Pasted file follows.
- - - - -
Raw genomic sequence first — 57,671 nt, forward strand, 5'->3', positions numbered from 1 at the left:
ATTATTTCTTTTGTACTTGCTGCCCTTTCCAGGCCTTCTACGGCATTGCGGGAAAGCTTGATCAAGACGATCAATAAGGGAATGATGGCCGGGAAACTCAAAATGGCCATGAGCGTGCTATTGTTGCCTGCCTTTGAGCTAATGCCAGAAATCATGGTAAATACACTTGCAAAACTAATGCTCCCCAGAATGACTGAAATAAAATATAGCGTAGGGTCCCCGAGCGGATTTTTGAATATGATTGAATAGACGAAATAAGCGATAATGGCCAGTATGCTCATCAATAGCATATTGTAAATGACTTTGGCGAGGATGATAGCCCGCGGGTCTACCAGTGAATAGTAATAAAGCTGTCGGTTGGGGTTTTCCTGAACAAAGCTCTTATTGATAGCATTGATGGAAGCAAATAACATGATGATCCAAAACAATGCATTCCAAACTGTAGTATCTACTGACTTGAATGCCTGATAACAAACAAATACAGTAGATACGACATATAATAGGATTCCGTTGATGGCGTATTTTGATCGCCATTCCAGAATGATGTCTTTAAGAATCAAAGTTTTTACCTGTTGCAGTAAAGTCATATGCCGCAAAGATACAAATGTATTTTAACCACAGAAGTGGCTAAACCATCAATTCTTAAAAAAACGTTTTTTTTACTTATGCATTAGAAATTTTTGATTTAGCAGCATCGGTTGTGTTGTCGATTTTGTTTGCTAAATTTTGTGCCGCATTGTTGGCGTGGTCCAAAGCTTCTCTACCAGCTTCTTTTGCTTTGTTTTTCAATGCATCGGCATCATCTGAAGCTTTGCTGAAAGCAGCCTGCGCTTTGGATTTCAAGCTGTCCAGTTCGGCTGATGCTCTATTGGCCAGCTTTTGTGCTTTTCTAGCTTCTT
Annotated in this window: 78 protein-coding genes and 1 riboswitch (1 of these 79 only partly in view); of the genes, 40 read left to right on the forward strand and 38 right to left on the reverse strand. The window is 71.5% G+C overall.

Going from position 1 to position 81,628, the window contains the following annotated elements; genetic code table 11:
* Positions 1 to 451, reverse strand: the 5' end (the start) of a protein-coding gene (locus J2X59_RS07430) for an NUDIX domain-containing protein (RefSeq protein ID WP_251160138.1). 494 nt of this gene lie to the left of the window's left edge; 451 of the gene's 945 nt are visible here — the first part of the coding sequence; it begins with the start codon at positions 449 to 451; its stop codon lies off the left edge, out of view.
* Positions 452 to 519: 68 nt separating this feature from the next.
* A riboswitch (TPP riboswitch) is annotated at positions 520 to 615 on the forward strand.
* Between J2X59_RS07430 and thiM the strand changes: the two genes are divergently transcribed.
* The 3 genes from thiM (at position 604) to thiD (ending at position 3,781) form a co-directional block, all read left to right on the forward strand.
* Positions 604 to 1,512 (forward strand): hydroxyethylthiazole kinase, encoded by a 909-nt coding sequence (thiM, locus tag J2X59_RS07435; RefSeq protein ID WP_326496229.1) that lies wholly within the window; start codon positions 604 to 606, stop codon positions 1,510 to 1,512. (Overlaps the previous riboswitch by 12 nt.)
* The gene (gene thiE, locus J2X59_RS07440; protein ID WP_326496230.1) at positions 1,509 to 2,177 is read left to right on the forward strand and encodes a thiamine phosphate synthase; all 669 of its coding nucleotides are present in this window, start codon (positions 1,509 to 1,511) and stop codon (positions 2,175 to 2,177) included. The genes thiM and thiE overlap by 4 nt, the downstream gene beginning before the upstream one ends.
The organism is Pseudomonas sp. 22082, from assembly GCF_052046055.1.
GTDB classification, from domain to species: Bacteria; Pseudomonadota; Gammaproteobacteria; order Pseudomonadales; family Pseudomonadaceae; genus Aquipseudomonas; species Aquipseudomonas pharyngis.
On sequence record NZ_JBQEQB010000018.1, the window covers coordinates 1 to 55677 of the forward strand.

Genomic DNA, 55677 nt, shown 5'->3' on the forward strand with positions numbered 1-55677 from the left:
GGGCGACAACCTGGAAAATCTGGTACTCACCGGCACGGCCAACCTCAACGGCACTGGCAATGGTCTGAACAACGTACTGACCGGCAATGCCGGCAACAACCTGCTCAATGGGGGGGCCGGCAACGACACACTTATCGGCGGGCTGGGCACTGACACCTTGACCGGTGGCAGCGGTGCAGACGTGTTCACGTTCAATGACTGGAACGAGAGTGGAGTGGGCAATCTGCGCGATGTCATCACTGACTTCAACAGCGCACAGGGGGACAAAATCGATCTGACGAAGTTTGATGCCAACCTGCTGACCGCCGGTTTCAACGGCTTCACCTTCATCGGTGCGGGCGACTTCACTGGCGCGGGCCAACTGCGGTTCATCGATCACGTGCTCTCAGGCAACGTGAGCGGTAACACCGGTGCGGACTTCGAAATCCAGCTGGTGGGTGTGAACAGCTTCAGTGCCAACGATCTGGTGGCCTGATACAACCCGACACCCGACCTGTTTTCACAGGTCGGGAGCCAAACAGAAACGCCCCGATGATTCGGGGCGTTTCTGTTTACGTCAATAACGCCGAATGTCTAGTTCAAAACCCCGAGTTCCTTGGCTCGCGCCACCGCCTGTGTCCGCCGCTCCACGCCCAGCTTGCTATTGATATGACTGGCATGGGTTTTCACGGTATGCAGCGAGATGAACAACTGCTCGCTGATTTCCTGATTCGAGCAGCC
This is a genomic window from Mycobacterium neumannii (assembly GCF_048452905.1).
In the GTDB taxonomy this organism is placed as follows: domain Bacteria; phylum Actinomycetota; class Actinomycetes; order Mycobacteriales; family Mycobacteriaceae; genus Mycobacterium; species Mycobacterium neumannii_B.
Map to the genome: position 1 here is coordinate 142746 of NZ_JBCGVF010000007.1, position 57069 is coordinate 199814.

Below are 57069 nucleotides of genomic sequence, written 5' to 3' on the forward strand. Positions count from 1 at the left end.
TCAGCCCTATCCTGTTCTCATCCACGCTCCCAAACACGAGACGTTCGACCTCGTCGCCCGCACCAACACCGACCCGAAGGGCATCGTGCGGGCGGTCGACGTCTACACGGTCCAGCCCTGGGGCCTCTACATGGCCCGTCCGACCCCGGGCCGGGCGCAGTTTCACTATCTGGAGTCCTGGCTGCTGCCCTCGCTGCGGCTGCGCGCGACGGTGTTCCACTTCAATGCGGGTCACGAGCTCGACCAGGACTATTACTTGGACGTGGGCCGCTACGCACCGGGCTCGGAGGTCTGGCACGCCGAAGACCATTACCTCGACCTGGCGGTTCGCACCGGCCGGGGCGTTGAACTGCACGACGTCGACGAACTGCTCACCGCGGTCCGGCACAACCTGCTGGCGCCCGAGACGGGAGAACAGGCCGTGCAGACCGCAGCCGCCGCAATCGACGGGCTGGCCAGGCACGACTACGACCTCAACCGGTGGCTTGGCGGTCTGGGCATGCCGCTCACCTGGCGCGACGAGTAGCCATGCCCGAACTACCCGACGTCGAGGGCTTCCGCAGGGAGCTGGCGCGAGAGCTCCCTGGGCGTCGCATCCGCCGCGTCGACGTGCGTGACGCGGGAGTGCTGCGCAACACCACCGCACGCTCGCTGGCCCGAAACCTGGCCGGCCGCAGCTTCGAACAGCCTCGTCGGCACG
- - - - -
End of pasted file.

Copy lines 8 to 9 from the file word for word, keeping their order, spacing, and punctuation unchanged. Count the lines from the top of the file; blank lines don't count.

* Between J2X59_RS07430 and thiM the strand changes: the two genes are divergently transcribed.
* The 3 genes from thiM (at position 604) to thiD (ending at position 3,781) form a co-directional block, all read left to right on the forward strand.